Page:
So, where was I? Right, current generation hardware. Beautiful stuff, isn’t it?
I picked up an Xbox 360 just as I was heading into my last year of university studies. Being loyal to the PlayStation brand, this was not an easy decision; but the ridiculous price set for Sony's latest machine (just under a thousand bucks in Australia) and inevitable delays forced my hand. All things considered, I’m glad I ventured into brand neutrality: for the 360 was and is a fantastic console. From the Xbox Live Marketplace to exclusive software, Microsoft’s second foray into the market has provided heartbreak and fun in equal measure.
“Heartbreak,” I hear you say. “How so?” Between my brother and I, we’ve seen four 360s fall at the hands of the Red Ring of Death (RRoD). For a family who’d never had a console fail, these deaths rocked us to our very core. Still, the best gaming experiences of this generation can arguably be found on this platform; build quality be damned.
Dead Rising was the first game to demonstrate the power and necessity of this new breed of machines. Hundreds of zombies on screen, all sporting a level of detail that was simply not achievable on your PlayStation 2s, Xboxes and Gamecubes. This “arrival” so to speak, was further highlighted by BioShock, which would have to be my favourite single player experience without question. Rapture, Ryan and the moral quandaries that they presented continue to be the point from which all other videogame narratives should be judged.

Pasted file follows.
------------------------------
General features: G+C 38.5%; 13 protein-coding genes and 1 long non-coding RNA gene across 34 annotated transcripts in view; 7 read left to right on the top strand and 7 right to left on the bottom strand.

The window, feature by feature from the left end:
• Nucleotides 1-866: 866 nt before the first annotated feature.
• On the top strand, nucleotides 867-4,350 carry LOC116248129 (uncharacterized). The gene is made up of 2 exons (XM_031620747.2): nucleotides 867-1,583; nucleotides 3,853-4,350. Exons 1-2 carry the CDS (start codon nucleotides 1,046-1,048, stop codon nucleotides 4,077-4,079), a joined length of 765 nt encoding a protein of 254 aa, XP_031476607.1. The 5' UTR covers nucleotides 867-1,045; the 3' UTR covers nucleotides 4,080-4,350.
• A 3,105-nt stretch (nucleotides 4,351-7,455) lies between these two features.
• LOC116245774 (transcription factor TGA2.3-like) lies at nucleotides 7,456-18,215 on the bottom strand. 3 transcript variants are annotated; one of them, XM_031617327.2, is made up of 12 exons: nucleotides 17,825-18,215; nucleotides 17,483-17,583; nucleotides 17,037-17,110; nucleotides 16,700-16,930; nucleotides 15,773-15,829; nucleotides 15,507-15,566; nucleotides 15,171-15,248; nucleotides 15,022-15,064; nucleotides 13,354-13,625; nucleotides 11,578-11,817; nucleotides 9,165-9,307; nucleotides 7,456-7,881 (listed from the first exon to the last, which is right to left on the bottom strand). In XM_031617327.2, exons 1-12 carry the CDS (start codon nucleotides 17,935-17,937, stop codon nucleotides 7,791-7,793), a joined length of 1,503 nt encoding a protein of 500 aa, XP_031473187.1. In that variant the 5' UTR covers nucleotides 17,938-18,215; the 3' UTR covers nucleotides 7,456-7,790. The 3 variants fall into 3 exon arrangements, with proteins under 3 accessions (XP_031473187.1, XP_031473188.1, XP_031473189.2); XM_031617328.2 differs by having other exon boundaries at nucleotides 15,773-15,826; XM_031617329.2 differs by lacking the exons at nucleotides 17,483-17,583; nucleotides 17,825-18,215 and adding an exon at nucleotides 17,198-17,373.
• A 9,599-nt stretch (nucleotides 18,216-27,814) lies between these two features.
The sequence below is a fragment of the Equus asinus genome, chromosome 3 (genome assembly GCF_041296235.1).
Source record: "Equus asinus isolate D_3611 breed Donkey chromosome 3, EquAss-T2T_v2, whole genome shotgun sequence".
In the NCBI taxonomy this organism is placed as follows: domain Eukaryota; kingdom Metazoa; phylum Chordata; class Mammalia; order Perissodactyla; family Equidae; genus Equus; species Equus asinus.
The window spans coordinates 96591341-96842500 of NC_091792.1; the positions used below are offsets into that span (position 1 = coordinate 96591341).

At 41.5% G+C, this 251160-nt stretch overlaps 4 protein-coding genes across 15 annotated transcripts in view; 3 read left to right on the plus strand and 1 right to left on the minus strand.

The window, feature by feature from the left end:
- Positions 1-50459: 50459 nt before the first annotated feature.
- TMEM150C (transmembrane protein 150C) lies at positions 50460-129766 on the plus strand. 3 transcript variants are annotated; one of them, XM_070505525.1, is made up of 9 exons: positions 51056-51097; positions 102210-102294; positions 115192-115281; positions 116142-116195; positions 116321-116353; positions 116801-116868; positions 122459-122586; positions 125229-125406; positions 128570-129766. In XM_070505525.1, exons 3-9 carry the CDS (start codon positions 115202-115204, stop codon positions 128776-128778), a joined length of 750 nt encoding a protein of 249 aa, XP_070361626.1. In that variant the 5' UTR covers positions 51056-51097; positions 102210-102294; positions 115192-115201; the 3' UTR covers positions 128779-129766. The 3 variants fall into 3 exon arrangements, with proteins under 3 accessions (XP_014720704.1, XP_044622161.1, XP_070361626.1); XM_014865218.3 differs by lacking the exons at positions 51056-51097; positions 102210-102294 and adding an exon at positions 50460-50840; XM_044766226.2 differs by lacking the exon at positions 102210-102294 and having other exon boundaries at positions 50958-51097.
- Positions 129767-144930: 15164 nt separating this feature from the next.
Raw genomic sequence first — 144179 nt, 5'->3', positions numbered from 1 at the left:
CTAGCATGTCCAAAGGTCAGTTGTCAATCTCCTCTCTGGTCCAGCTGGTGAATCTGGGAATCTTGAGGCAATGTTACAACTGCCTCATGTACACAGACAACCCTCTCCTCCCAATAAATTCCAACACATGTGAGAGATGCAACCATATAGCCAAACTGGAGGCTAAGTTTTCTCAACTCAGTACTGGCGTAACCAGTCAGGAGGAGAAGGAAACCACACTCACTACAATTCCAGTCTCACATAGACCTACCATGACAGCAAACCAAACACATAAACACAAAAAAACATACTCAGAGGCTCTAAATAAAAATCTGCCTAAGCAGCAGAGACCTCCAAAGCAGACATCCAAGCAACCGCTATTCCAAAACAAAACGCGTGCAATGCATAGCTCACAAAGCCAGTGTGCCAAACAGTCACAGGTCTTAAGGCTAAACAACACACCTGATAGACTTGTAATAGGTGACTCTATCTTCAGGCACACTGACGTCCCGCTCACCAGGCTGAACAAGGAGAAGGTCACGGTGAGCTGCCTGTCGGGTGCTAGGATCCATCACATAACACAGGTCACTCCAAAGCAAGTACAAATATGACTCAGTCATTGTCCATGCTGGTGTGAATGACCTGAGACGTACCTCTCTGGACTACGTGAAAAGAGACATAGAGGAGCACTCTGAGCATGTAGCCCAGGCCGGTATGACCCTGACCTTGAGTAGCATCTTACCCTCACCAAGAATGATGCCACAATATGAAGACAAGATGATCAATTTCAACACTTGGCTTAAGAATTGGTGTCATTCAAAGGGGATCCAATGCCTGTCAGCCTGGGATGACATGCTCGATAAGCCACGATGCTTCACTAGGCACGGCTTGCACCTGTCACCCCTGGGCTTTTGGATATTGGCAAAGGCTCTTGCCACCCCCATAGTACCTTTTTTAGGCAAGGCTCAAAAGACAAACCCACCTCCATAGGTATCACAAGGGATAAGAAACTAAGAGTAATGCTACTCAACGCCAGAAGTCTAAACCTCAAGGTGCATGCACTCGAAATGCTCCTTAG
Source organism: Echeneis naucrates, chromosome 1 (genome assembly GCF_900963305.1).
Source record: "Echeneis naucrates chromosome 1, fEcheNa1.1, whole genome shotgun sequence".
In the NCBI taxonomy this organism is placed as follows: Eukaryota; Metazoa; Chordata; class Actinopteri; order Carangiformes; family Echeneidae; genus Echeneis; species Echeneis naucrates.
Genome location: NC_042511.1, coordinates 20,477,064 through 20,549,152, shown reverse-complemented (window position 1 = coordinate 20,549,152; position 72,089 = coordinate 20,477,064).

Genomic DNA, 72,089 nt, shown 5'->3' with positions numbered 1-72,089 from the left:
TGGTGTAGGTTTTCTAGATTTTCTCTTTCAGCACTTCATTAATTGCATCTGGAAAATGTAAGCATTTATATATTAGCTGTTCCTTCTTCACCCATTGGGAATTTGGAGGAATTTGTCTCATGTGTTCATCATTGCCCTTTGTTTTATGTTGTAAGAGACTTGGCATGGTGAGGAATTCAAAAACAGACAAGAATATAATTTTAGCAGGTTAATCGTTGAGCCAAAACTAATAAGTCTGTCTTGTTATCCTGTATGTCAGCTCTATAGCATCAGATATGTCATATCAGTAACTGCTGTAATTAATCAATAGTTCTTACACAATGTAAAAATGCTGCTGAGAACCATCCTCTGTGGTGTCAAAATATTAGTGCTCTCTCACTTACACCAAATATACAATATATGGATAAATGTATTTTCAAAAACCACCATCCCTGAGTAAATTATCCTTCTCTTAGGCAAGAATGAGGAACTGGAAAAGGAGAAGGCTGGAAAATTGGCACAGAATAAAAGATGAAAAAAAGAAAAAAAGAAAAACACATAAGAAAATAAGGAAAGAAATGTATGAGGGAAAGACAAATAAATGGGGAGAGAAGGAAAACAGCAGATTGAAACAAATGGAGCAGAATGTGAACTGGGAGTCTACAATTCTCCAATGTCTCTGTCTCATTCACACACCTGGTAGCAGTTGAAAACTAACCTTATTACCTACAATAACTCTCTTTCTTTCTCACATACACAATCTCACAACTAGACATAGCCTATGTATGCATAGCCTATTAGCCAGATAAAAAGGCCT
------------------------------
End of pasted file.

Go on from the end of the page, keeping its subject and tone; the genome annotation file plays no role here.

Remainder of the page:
The Big Daddy of all powerful first-person narratives.
The Xbox 360 is also home to my favourite competitive multiplayer experience as well: Gears of War. I wasn’t well liked in most matches that I joined: I stole kills, I relied heavily on the chainsaw bayonet, I was Achievement-focussed (so I hogged weapon pick-ups) and I freaked out – as in rolling around, desperately avoiding an enemy that probably couldn’t see me anyway - whenever the opposing side acquired the Longshot. So to summarize, I was not a team player and my actions were never backed up by anything reminiscent of skill. Still, it’s by far the most fun I’ve ever had playing with or against others, and I would also argue that I invested more time in playing Gears online than any other game released before or after the fact.
This is what I was trying so desperately to avoid!
Right after my first 360 suffered from the dreaded RRoD, I switched to the PlayStation 3. Metal Gear Solid 4 and Grand Theft Auto IV were my first memorable experiences with Sony’s current generation hardware, with each proving to be the best instalments of their respective franchises. I’ve heard plenty of arguments for Niko being a flawed character, but that’s exactly the point. Listen to his chat with Illyena Faustin: the man has seen the worst humanity has to offer, and after travelling to America to live a life of supposed luxury with his cousin, he finds himself in just as much trouble as he had back home...all within a matter of days. He didn’t want to slay that SWAT team with Johnny Klebitz, but to avoid time in the slammer, he did it anyway. When people are backed into a corner, they do desperate, regrettable shit. End of story. Besides, Niko be damned: Liberty City is the real star of the show!